Does Vintage Still Matter?

Recently I attended a screening of the documentary Vintage: The Winemaker’s Year, a film about the Virginia wine industry. During the film, the topic of vintage being of particular importance to Virginia vineyards was brought up as the climate in the state varies from year to year in relation to the wine making business. This got me to thinking about my own thoughts on vintage. Does it still matter? Does the region make vintage relevant?

Advances in Technology

Vintage used to be of particular importance as it was worth noting when there was a particularly good or bad year due to weather, vine disease, or some other external force that would have either a positive or negative effect on the vines. However, the times they have changed. Advances in wine making, particularly where irrigation is concerned, have lead to the ability to salvage good, even great wine, from seasons that in the past would have been less than stellar and perhaps even a disaster.

In addition to advances in technology, knowing what leads to quality wine – soil, temperature, etc – has lead to improved selection of what grapes to grow where. You don’t see vineyards trying to grow Pinot Noir in a place that just won’t support it and losing an entire crop.

Vintage Charts

It’s been argued that vintage charts are dead, and while I’m certainly not here to end the argument, I’ll certainly throw my two cents into the ring. I don’t think that vintage charts are dead. However, I do think that they, like most things related to wine, should be taken with a grain of salt.

Wine is an inherently subjective industry. Everybody has a different palate and that difference will lead to differing opinions on wines. That’s the beauty of the industry. That being said, vintage charts are trying to apply an objective measurement to wine. While assessing a harvest can be fairly objective – comparing last year’s tonnage to this year’s is easy enough to do – the quality of the wine from that harvest is impossible to know until the wine has been finished. Because of that, there is and will continue to be debate on the veracity of vintage charts.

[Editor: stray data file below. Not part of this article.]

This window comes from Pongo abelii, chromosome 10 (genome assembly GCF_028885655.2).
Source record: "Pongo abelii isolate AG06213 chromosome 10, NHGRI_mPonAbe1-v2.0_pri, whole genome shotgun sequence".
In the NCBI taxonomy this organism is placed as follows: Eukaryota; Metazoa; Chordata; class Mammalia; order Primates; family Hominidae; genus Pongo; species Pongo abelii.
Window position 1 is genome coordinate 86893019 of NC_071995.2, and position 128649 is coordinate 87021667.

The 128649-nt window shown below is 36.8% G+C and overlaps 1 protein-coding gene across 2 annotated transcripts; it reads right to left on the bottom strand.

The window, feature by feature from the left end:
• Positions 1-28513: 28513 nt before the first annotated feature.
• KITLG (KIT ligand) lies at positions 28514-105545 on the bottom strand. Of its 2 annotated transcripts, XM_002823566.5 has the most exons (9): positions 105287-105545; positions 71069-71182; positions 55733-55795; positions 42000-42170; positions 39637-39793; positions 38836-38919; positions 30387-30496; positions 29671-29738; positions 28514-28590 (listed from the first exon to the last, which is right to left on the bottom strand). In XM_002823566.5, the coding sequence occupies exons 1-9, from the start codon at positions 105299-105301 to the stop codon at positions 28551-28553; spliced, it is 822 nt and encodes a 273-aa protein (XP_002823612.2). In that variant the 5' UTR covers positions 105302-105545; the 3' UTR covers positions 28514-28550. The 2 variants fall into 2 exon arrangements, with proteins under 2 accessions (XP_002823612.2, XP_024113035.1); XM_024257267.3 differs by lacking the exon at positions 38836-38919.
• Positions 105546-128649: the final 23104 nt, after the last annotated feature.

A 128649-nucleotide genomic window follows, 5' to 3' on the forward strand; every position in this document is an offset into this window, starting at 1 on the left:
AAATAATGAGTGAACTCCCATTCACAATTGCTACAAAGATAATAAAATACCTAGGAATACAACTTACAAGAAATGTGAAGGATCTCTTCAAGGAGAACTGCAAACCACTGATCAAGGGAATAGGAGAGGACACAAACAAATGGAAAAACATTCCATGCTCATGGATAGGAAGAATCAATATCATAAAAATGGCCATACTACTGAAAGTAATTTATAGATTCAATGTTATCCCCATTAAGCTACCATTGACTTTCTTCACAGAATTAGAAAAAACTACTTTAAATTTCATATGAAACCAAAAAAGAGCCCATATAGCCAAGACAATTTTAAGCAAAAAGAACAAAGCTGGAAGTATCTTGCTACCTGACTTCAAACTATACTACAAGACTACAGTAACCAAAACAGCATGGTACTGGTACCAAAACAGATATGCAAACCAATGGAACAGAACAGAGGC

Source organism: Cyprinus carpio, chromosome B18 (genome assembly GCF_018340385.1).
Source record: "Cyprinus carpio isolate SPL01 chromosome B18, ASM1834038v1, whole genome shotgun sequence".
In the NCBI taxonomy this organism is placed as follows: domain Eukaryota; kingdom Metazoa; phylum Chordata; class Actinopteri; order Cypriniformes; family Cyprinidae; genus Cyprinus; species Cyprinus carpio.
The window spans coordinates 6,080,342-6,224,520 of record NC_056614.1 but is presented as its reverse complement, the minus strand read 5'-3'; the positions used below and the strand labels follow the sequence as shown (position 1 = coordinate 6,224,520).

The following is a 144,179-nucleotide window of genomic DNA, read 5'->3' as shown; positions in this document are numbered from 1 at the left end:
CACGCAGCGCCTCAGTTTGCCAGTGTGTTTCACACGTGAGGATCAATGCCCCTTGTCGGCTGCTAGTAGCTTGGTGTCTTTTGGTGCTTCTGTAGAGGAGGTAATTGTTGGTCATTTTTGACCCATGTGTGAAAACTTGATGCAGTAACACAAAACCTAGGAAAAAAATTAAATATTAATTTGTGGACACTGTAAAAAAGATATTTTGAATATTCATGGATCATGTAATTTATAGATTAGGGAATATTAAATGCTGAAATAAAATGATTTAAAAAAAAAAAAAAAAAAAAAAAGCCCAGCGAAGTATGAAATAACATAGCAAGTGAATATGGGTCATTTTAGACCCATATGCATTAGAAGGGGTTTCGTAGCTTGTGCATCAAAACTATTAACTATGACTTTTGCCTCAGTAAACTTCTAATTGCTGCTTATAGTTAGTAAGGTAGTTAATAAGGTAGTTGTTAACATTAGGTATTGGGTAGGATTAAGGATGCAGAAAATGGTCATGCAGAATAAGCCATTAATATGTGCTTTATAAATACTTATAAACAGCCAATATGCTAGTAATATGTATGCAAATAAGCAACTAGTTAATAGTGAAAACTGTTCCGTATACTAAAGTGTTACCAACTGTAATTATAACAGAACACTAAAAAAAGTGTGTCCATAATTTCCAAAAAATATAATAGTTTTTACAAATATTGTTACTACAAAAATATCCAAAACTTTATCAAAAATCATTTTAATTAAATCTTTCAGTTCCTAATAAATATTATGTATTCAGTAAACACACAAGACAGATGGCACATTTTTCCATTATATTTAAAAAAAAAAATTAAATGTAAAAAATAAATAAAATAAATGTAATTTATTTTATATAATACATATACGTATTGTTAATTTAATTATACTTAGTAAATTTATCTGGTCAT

California has pretty regular seasons. Sure, they may have extra rain one year, or less the next, but in the major wine making regions of the state, the vineyards know what to expect from the weather and can plan their plantings accordingly. This isn’t true of every region.

Several of your New World wine growing regions, including states such as Virginia, Oregon, Washington, and New York, and countries such as Chile, Argentina, Australia, and New Zealand can have variations in heat, rain, and in the case of Chile recently, natural disasters. While skilled wine makers can overcome much of this, it’s worth noting for wine buyers when choosing wine from these regions.

So What’s the Verdict?

Vintage will always matter. Buyers continue to demand that the year of the wine in the bottle be notated somewhere on the bottle, and so vineyards will continue to place it on there. However, vintage doesn’t have nearly the level of importance as it used to. Advances in wine making have helped to eliminate the variations from year to year that external forces can cause. This is a good thing, as you can find a wine you enjoy and continue to enjoy it year after year thanks to the expectation that the wine won’t change from year to year. While there will always be ups and down in certain wines from varying regions, the advances in wine making mean you don’t have to spend days doing research on a vintage of a bottle you’ve had before, you can buy with confidence knowing that you’re getting a bottle you’ll enjoy.

About George Perry 831 Articles
A wine lover for as long as I can remember, I hope that my thoughts on wine can help others to make decisions on what they should drink as well.

1 Comment

  1. I think the continuing relevance of vintage to our wines is part of what makes Virginia wine so cool. Our big ag-industrial complex way of getting most of our comestibles insulates us from the whims of the weather, but (if you’re paying attention) you can really see the difference that year’s weather makes in a bottle of Virginia wine. It’s even the basis for some skepticism for my partner and me. You made a great red from 2007’s grapes? Good for you, but were you able to do that in a year that yielded less phenomenal fruit?

    I understand that homogenization is a way to also reduce risk in the winemaking industry. After all, peoples’ livelihoods depend on getting something to market that consumers will want to buy. However, we’ve always been enamored of the fact that we can see a year’s growing conditions in a glass of Virginia wine. I’d hate to see that go away, because it’s a powerful reminder that we’re drinking something that is so much more than just a commodity product.

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